Despite the Affordable Care Act's creation of accountable care organizations and its push toward value-based medicine, some of the nation's highest-paid doctors still work largely under a fee-for-service model, according to an article from U.S. News & World Report.
There's a coincidental theme running through a few of this week's top stories, and it has to do with the challenge of relating to patients when they're not quite themselves. Let's use the example of managing parents' concerns related to childhood immunizations to start, as it's one I can relate to.
In fact, I recently took my children for their annual physical. And much to their relief, the quick flu jab was the only shot involved this time. But even as comfortable as I am, eager even, to take advantage of this form of preventive medicine, there's always that flash of fear. How do I know the substance in that syringe is actually flu vaccine and not a misplaced lookalike? How do I know it's not contaminated? How do I know for sure that the nurse administering it is doing so correctly? Rationally, I know I can trust the systems and people in place to ensure all goes as planned, and can therefore resist the paranoid maternal urge to examine the vial and nurse's CV myself.
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Nearly 90 percent of states received a failing grade for transparency of information on physician quality, according to a new report from the Health Care Incentives Improvement Institute.
The Centers for Medicare & Medicaid Services revealed Wednesday that roughly 257,000 Medicare eligible professionals will be hit with a 1 percent penalty to their Medicare Physician Fee Schedule payments beginning Jan. 5, 2015, for failing to meet Meaningful Use by Oct. 1, 2014.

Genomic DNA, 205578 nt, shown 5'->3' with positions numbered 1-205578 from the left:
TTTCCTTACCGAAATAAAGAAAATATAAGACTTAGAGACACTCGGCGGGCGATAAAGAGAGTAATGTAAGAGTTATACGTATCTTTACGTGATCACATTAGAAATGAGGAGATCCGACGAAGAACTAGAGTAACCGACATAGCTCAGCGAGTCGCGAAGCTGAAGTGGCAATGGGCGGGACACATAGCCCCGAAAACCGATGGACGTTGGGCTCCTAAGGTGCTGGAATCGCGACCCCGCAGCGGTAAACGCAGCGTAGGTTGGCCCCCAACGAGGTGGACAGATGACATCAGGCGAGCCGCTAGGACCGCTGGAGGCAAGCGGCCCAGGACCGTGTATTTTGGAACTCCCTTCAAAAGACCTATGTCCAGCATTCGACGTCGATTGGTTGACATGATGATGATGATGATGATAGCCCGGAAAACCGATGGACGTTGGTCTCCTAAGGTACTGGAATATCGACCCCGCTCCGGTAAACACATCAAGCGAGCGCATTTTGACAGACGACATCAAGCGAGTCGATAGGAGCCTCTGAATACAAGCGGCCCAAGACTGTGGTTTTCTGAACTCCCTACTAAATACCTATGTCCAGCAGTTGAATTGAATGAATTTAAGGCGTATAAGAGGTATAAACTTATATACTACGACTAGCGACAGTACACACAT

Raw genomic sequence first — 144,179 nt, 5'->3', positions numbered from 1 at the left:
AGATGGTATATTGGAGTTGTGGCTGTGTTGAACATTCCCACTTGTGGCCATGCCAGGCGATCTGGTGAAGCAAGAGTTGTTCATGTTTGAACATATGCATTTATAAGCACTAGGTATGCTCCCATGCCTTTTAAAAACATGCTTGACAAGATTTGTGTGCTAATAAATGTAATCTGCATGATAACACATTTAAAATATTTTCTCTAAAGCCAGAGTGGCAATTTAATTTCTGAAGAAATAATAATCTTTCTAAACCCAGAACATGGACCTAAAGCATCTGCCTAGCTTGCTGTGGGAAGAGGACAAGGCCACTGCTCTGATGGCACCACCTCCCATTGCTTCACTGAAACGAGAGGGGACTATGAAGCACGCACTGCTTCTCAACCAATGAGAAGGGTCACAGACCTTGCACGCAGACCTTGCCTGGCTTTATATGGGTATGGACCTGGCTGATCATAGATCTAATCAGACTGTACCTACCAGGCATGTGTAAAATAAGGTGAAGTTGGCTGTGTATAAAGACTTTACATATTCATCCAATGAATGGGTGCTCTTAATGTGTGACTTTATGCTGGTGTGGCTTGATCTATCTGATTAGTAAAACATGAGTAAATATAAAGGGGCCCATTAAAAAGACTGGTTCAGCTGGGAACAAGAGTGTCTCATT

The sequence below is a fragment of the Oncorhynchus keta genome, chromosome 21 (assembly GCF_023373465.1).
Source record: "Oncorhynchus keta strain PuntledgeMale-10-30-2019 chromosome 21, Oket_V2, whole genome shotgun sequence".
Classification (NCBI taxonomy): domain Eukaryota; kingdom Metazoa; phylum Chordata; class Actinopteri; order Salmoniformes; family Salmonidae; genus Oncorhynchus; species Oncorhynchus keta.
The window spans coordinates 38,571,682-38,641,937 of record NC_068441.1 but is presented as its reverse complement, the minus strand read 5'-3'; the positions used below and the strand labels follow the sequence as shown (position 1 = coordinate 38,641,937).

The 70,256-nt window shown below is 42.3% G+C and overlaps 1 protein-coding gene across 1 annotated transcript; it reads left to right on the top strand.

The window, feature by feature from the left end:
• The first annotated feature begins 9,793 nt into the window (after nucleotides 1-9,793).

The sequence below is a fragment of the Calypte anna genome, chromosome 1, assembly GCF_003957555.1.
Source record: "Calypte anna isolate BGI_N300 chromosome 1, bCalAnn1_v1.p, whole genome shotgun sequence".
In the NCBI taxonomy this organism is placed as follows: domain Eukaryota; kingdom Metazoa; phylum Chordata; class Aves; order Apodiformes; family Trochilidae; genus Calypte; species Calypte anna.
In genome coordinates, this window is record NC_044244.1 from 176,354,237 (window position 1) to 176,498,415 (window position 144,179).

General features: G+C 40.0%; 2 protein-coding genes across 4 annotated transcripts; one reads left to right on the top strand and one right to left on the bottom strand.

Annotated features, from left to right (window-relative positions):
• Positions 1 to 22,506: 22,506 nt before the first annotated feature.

If primary care isn't practiced in hospitals, why does future primary care physician training take place in them? That's the question raised by Bruce Koeppen, M.D., founding dean of the Frank H. Netter MD School of Medicine at Quinnipiac University, in a recent column for LiveScience.
Medical professionals blasted last week's federal budget deal for failing to address the controversial sustainable growth rate payment formula, MedPageToday reports.
Although physician practices seem to have made some progress in the fight against prescription painkiller abuse, drug-seeking and drug-addicted patients remain part of many medical offices' daily reality, according to an article from Physicians Practice.
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A new ICD-10 end-to-end testing period for providers, as well as associated guidance for testing, was revealed this week by the Centers for Medicare & Medicaid Services.
The official deadline for signing up for coverage as of Jan. 1 through an Affordable Care Act insurance exchange has passed, but numerous insurers have voluntarily extended their application period for ACA plans.